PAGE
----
Feeds

Intel boffins usher era of 'I know who you are' TV

AI team forecasts remotes that control your viewing

  • alert
  • submit to reddit

Choosing a cloud hosting partner with confidence

Now this is scary: a TV remote control that knows who you are and can present what your prefer - or limit what you can watch - accordingly.

It might also tell the telly to tailor ads to whoever's handling the remote.

The gadget is the brainchild of a band of boffins at Intel Labs. While the group hasn't actually made one of these things, it has come up with an algorithm that allows a remote to guess who it's being used by.

Key to the scheme is to attempt "non-invasive" identification - working out who is holding the remote by means other than, say, photographing the user or demanding he or she log in to the device.

To make this work, you need an algorithm that lets the remote 'learn' the traits of its users - what channels they select, how they select them, how they move the remote and so on - and use these data to maintain a mental image of users which, in turn, allows the remote to predict who it's being used by at any given time.

For the system to work, the predictions have to be reasonably accurate, and that's what the team has managed to show.

The team captured user data using remotes modified with three-axis accelerometers which were supplied to five households for three weeks. A receiver by the TV tracked what buttons users pressed, and all the data was logged in real time.

The results show the team's system can track users with a 70-90 per cent accuracy, though in general it proved to be closer to the lower end of that range.

Formally identifying individuals - which allows usage patterns to be mapped to them - would help the prediction accuracy. While this might have once required "invasive" identification, the team say, the rise of internet-connected TVs, which present online content that individuals have to log in to access, could give their system the extra cues it needs to be more certain that, say, it's dad using the remote rather than junior.

If the remote is sufficiently certain that that's the case it might, for example, allow the user to switch to an adult channel and ignore the kids' channels, or ensure that the next ad break presents selling messages from Gilette and co.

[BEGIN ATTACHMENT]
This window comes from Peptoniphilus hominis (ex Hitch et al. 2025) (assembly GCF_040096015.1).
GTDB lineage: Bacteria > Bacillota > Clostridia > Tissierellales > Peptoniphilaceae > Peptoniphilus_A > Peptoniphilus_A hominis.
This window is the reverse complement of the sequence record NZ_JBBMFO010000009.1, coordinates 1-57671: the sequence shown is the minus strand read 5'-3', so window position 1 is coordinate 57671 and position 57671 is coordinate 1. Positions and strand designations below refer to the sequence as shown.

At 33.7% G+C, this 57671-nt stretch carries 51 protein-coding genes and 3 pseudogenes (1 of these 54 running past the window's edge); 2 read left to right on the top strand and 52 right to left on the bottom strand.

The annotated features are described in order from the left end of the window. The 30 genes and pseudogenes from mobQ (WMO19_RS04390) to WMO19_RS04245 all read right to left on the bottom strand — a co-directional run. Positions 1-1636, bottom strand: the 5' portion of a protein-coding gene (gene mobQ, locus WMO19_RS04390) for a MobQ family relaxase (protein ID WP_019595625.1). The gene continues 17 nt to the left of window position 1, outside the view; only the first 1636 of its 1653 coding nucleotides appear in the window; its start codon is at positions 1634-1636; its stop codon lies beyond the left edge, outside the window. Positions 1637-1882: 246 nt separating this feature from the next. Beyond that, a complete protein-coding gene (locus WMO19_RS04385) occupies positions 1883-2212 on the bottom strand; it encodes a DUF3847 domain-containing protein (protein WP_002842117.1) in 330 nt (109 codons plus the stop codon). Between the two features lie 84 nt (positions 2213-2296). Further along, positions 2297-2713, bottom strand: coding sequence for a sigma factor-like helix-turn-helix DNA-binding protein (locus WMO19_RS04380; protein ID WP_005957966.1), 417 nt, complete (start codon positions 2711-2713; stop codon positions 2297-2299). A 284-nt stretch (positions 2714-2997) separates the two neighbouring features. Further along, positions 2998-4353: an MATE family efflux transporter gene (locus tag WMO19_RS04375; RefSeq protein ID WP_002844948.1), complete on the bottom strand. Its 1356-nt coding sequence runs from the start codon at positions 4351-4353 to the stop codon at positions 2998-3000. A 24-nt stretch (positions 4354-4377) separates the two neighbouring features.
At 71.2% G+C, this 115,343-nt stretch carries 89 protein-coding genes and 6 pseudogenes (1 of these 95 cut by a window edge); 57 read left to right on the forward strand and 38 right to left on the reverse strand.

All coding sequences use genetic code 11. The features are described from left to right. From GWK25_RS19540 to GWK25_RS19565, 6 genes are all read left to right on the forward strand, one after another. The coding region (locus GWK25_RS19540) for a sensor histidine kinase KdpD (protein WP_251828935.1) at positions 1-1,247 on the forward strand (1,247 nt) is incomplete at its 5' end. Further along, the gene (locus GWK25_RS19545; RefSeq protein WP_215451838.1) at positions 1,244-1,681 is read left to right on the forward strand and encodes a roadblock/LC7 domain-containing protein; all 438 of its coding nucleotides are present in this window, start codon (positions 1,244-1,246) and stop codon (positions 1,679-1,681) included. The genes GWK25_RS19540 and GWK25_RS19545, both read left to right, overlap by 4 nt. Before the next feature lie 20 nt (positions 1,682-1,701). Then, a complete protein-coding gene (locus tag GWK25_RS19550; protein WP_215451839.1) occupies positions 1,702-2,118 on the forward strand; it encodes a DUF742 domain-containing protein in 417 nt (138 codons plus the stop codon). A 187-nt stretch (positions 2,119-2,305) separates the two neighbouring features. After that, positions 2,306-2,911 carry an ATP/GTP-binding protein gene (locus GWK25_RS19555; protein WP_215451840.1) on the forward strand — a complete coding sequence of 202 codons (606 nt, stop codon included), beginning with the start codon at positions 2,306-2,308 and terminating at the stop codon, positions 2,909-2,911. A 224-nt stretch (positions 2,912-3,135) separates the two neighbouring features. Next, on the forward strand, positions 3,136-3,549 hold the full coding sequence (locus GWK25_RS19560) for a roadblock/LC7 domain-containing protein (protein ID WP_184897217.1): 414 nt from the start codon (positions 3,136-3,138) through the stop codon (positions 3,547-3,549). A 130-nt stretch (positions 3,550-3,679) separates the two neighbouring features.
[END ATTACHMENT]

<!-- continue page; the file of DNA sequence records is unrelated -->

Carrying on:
You can read the team's paper here (PDF). ®

Internet Security Threat Report 2014

More from The Register

next story
Hi-torque tank engines: EXTREME car hacking with The Register
Bentley found in a hedge gets WW2 lump insertion
What's MISSING on Amazon Fire Phone... and why it WON'T set the world alight
You fought hard and you saved and earned. But all of it's going to burn...
Trousers down for six of the best affordable Androids
Stylish Googlephones for not-so-deep pockets
Download alert: Nearly ALL top 100 Android, iOS paid apps hacked
Attack of the Clones? Yeah, but much, much scarier – report
Fujitsu CTO: We'll be 3D-printing tech execs in 15 years
Fleshy techie disses network neutrality, helmet-less motorcyclists
prev story

Whitepapers

Go beyond APM with real-time IT operations analytics
How IT operations teams can harness the wealth of wire data already flowing through their environment for real-time operational intelligence.
Why CIOs should rethink endpoint data protection in the age of mobility
Assessing trends in data protection, specifically with respect to mobile devices, BYOD, and remote employees.
A strategic approach to identity relationship management
ForgeRock commissioned Forrester to evaluate companies’ IAM practices and requirements when it comes to customer-facing scenarios versus employee-facing ones.
Reg Reader Research: SaaS based Email and Office Productivity Tools
Read this Reg reader report which provides advice and guidance for SMBs towards the use of SaaS based email and Office productivity tools.
Protecting against web application threats using SSL
SSL encryption can protect server‐to‐server communications, client devices, cloud resources, and other endpoints in order to help prevent the risk of data loss and losing customer trust.